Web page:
January 8, 2014
President Obama’s anticipated reform of the National Security Agency’s practices needs to go beyond ending the mass surveillance of innocent Americans’ phone calls. He should force the agency to think less about the quantity of information it gathers and more about the quality.
Obama should ignore the choir of apologists singing in lamentation over the beastly way the NSA is being treated. I refer to voices such as that of Rep. Peter King (R-N.Y.), who on Monday accused Sen. Rand Paul (R-Ky.) — and, by extension, all the agency’s critics — of “trying to create this paranoia among Americans that the NSA is spying on everyone.”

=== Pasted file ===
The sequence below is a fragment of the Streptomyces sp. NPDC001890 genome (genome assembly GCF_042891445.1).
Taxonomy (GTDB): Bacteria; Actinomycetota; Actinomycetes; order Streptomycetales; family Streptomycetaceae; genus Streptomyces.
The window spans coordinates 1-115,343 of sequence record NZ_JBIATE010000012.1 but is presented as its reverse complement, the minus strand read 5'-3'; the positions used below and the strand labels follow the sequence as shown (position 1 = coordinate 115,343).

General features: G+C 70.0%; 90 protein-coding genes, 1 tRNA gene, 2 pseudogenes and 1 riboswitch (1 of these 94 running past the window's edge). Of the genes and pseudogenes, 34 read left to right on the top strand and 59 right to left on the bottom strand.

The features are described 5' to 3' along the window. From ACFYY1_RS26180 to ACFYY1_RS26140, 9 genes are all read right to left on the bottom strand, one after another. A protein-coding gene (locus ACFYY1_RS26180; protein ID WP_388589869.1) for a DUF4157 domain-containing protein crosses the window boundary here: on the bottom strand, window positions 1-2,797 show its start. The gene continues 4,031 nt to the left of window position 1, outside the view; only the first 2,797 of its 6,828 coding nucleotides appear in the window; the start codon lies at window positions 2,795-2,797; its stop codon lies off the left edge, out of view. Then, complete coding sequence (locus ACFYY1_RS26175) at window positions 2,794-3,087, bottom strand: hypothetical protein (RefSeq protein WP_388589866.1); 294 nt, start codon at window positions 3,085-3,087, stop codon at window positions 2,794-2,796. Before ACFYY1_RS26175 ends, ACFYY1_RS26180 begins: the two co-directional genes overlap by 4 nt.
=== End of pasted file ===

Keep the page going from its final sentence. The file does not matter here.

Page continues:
In fact, the agency is spying on everyone by keeping a detailed log of our private phone calls. This practice was sanctioned by secret court rulings that stretched the words of the Constitution and the Patriot Act beyond recognition. We couldn’t challenge these rulings because we weren’t allowed to know about them. When asked in March whether any such blanket domestic surveillance was taking place, Director of National Intelligence James Clapper lied to Congress and said no. In what universe is it “paranoia” to be angry about all of this?